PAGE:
Only Twitter has done this diplomatic development justice.

What does that say about the news values of the British media, which instead has swamped viewers, listeners and readers with hours and pages of political trivia and tittle tattle for weeks?

The issue of Trident has only been discussed in the media as part of the mischief-making over whether the Scottish National Party (SNP) , which opposes Trident and wants it dismantled, would cosy-up to Labour in a post- election political pact.

Publicly, the main political (biggest) parties have given the impression they all want to replace Trident with a vastly expensive - 100 billion pounds over its operational  lifetime- nuclear weapon of mass destruction: As CND summarized:

The Conservatives are committed to a four submarine replacement fleet operating around the clock – what’s become known as a 'like for like' replacement. They pledge, 'We will retain the Trident continuous at sea nuclear deterrent to provide the ultimate guarantee of our safety and build the new fleet of four Successor Ballistic Missile Submarines - securing thousands of highly-skilled engineering jobs in the UK.'
Labour's manifesto states its commitment to a new fleet, also operating round the clock, but has not said whether this will mean four new submarines – it’s possible the same level of patrol could work with three subs.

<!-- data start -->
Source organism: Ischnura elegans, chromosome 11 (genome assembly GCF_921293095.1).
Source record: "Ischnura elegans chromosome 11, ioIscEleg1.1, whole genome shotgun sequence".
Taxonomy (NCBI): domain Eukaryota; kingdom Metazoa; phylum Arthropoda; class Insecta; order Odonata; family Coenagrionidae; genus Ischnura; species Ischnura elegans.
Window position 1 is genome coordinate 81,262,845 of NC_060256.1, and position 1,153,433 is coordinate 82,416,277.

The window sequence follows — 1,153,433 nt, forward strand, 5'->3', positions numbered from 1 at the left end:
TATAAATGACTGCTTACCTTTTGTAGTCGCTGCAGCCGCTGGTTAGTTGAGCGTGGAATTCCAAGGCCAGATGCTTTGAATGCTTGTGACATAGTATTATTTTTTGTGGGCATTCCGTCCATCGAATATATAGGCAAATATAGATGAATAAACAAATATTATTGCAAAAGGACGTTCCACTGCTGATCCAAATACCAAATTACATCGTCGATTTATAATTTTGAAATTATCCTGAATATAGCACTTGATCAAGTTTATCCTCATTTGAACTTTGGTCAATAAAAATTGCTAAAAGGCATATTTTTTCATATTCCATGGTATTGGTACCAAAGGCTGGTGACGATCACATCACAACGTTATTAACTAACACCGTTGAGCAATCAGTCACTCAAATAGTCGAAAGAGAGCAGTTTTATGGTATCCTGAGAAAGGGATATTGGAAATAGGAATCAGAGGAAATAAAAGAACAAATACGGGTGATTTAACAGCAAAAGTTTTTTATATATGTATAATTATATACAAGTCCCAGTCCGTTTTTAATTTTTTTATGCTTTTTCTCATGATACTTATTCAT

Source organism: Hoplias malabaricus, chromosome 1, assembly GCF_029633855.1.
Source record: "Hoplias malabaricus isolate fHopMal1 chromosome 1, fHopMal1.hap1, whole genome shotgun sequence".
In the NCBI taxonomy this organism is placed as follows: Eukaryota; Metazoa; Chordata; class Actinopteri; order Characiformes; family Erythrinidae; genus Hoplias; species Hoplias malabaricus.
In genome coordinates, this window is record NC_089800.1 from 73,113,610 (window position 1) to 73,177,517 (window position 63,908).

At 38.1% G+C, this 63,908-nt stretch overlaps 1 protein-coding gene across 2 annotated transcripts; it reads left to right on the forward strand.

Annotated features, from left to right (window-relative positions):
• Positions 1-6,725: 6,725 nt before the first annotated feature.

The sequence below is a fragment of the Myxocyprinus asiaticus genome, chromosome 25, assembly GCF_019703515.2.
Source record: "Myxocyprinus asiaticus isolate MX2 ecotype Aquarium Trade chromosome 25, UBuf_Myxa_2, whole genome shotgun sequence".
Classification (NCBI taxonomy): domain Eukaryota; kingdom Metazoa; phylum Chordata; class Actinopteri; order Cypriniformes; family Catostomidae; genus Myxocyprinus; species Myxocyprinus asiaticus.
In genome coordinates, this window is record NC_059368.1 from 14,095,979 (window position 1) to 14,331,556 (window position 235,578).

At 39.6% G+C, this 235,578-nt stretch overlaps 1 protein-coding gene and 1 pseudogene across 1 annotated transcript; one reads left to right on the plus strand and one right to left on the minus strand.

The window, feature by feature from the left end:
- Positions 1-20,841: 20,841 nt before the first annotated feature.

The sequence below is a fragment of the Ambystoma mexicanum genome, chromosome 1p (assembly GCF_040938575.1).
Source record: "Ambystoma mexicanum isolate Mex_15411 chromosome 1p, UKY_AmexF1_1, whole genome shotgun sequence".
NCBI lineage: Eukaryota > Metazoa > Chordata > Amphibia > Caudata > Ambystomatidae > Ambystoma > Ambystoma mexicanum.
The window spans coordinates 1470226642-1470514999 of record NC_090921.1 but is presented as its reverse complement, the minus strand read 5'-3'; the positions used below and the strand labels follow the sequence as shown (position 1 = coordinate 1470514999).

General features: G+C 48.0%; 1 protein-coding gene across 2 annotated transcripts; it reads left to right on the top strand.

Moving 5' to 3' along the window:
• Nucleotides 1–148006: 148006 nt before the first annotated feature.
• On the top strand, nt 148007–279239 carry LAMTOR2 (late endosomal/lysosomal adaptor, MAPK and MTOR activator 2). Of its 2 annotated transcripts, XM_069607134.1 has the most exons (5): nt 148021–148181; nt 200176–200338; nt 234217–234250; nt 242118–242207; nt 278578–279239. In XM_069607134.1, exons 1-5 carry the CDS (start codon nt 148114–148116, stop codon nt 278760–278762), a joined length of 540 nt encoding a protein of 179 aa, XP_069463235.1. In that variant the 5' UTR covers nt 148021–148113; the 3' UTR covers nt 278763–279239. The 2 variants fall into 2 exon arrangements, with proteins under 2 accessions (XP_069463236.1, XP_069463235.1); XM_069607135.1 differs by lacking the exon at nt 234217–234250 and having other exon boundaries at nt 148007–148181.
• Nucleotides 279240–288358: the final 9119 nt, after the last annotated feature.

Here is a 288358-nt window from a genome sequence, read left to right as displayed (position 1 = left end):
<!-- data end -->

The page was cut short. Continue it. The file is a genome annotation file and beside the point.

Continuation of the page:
In Labour’s words,
‘it remains committed to a minimum, credible, independent nuclear capability, delivered through a Continuous At-Sea Deterrent. We will actively work to increase momentum on global multilateral disarmament efforts and negotiations, and look at further reductions in global stockpiles and the numbers of weapons.’
The Liberal Democrats, credited with the Coalition government’s decision to delay the Trident replacement decision to 2016, offer something different.
They would also develop a new nuclear weapons submarine fleet, but would take it off round the clock patrol,
by 'moving from continuous at sea deterrence to a contingency posture of regular patrols, enabling a surge to armed patrols when the international security context makes this appropriate'. This would allow them to 'reduce the UK nuclear warhead stockpile'. The Liberal Democrats have also stated they would be open to coalition negotiations with either Labour or Conservatives.

Labour leader Ed Miliband asserted in last Thursday's BBC Question Time TV leaders’ debate with the audience in Leeds "I’m not going to give in to SNP demands around Trident".

Later that night, former Conservative Defence Secretary Michael Portillo slammed the notion of  Trident replacement, when appearing  on BBC’s  This Week asserting:
"A former defence secretary and some Generals [this week] wrote a letter demanding the renewal of the Trident nuclear weapons programme. You're probably familiar with these men who are worried about their own virility and buy large sports cars, and this I think is a case in point. Our independent nuclear deterrent is not independent and doesn't constitute a deterrent against anybody that we regard as an enemy. It is a waste of money and it is a diversion of funds that might otherwise be spent on perfectly useful and useable weapons and troops. But some people have not caught up with this reality."

Moreover, in a Parliamentary debate on 20 January  on the Trident WMD programme the current Tory defence secretary  Michael Fallon told MPs
"we also share the vision of a world that is without nuclear weapons, achieved through multilateral disarmament.” (emphasis added) (


Why have these issues  been ignored by the mainstream media? In whose interests is this beyond a smooth run to making huge profits from the taxpayer by arms sales company BAE Systems, who would build the replacement submarines for Trident?